Beneath the king’s oak table, Lurian rolled the smooth glass vial filled with powdered devilleaf in his palm. He thumbed its cork stopper, nervously confirming that it hadn’t fallen out, and with it, any chance of saving his own neck from the king’s chopping block. In truth, if he did not proceed with the girl’s demand, the chopping block would be a charity compared to what he’d likely face.
He focused on the empty cup at the far end of the table. Between Lurian and the jeweled goblet sat silver platters overflowing with the king’s favorites — sweetmeats from the game warden’s private stock, piles of salted almonds, and Marsinian grapes. He recalled a time many years ago when the two of them were nearly caught behind enemy lines at Marsinia, all because the then-prince insisted on stealing barrels of a finer vintage then their regiment had in stock.
A cough made Lurian nearly leap out of his skin, but he was well practiced in hiding surprise. Stanislo, the silent, crooked-nose cupbearer, hovered above, giving Lurian one of his rude looks while holding two brass pitchers of wine in his hands. In the hierarchy of things, Stanislo’s official status was below that of Lurian, but he’d been in service to the king at least a decade longer. Admittedly, the servant took impudence to a talented level–one couldn’t outright accuse him of being excessively bold. He had a slippery way about him, like that of a sidewinding snake. Lurian would have been within rights to be jealous of the lackey’s talents, but he had his own by which to make up for them.
“The king is very tired this evening,” Stanislo said, touching up Lurian’s goblet with the weaker crimson wine. “It would be well not to keep him late.”
Maybe he shouldn’t be late, himself, Lurian wanted to say, but if he was going to potentially lose his head, it wouldn’t be due to a trivial, spiteful statement.
Instead, he smiled. “Of course.” Killing a man he had come to view almost as a brother was not something Lurian wanted to do, but to be rid of Stanislo? That might actually be a pleasure. He watched the cupbearer glide to the other side of the table and pour from the king’s personal stock into the empty cup. Their eyes never left each other, as if the servant was trying to pry into Lurian’s soul.
Stanislo walked through the wooden double doors and closed them gently behind him, disappearing into the hall. Lurian was alone now in the imposing dining room, leaving him to do the thing which he did not wish to do. He slept little the previous night, searching for a way out. One night was not enough time, but that was all the king’s daughter had given him.
Slip this into his cup tomorrow evening. I’ll take care of the rest.
Her speech still echoed in his ear. The moment he heard those words, Lurian felt as if his heart had stopped beating and never started again.
He pushed his chair back. The skidding sound was absurdly loud. He stood and waited for the doors to swing open, but there was no indication of the king’s arrival. Sweat beaded on his forehead. The vial nearly fell from his wet palms.
A part of him was still unbelieving of the words which had left the princess’s lips, but he had no way to prove the truth. Her word against his? She had insisted he drink with her. What drugs were slipped into his own cup, he had no idea, but he found himself out of sorts, unable to focus and resist as she took advantage of him. The very idea that she would claim that he raped her outraged him, and alone would be enough to seal his fate, but that she would also claim to be carrying his child? That ensured an unpleasant exit from this world.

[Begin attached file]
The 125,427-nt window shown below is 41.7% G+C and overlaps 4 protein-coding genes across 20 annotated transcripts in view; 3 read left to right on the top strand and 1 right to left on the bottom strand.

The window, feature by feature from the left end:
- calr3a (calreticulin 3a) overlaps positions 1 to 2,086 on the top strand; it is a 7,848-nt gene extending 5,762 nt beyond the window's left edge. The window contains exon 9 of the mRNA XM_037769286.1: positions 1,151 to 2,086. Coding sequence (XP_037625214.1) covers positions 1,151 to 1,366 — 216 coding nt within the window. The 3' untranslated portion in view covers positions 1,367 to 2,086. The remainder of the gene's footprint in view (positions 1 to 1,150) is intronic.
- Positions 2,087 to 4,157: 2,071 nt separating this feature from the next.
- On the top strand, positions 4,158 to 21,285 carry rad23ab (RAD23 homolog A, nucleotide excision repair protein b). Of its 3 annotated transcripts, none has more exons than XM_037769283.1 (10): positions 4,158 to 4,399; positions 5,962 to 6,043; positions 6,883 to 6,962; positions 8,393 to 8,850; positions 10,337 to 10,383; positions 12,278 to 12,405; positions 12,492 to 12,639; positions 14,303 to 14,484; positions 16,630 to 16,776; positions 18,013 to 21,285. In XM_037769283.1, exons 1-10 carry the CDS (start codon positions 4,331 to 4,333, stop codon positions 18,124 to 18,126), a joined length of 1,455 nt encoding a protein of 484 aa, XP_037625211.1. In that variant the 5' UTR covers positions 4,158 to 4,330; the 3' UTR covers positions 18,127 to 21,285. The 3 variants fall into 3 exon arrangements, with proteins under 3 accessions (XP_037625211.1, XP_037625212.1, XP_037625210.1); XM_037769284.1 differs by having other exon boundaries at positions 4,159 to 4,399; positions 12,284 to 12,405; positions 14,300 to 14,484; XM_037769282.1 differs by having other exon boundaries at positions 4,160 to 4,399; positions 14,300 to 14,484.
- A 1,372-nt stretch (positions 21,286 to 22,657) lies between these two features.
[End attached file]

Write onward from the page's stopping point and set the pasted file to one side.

She promised him a position if he cooperated, but who was to say that she would not accuse him of committing the treachery alone after the king fell into the long sleep? That was a very real threat, but in Lurian’s position, there seemed to be no good option.
He longed for the days when he had been a minor noble; before he had impressed the king with his performance in battle; before he had become very close to him and eventually made an advisor. He wished he had been as much of a student of domestic history as he was of warmaking and trade. Maybe then he would have foreseen the lengths that those in the royal family would go to seize power.
“Damn it, man, just go,” he whispered, realizing he’d been standing still for some time.
But his legs wouldn’t carry him forward. The king’s cup of wine sat, both compelling and repulsing him. Heavy winds outside of the castle rushed through tiny cracks in the stone walls, creating a low whistle in one corner of the room.
Lurian was unsure how much time passed between his standing and waiting, but it was clearly too long. He was still on his feet, undecided, when there was a brief bustle of noise outside of the doors. Lurian pocketed the vial as the pair of heavy oak planks swung open and an obviously exhausted King Jorn entered the room.
The king was slouched in his chair, popping almonds into his mouth, one by one.
“No, tonight is fine,” he replied.
Lurian had politely suggested postponing their meeting for the following night. The king’s tired state provided a potential out. It was a gamble. Lurian would beg the princess for patience. It was only one more night, after all.
But, alas, the king would not hear of it.
Now Lurian was finding his ability to poison the king severely hampered. How could he do it while he was in the room? He cursed himself for letting the opportunity slip.
“Give me the latest,” the king said as his lips smacked.
“Do you want to hear about the markets first or reports from the ambassadors?”
“The important things.”
Lurian knew that, but he was stalling for time, trying to think of potential distractions. Maybe he could get the king drunk enough to not notice a subtle slip of the poison. Lurian picked up his goblet and raised it in a toast. “To the important things,” he said. The king smiled and followed suit.
“Get on with it,” he said.
Even though Lurian had assassination on his mind for the past twenty-four hours, he’d still managed to prepare talking points for the king.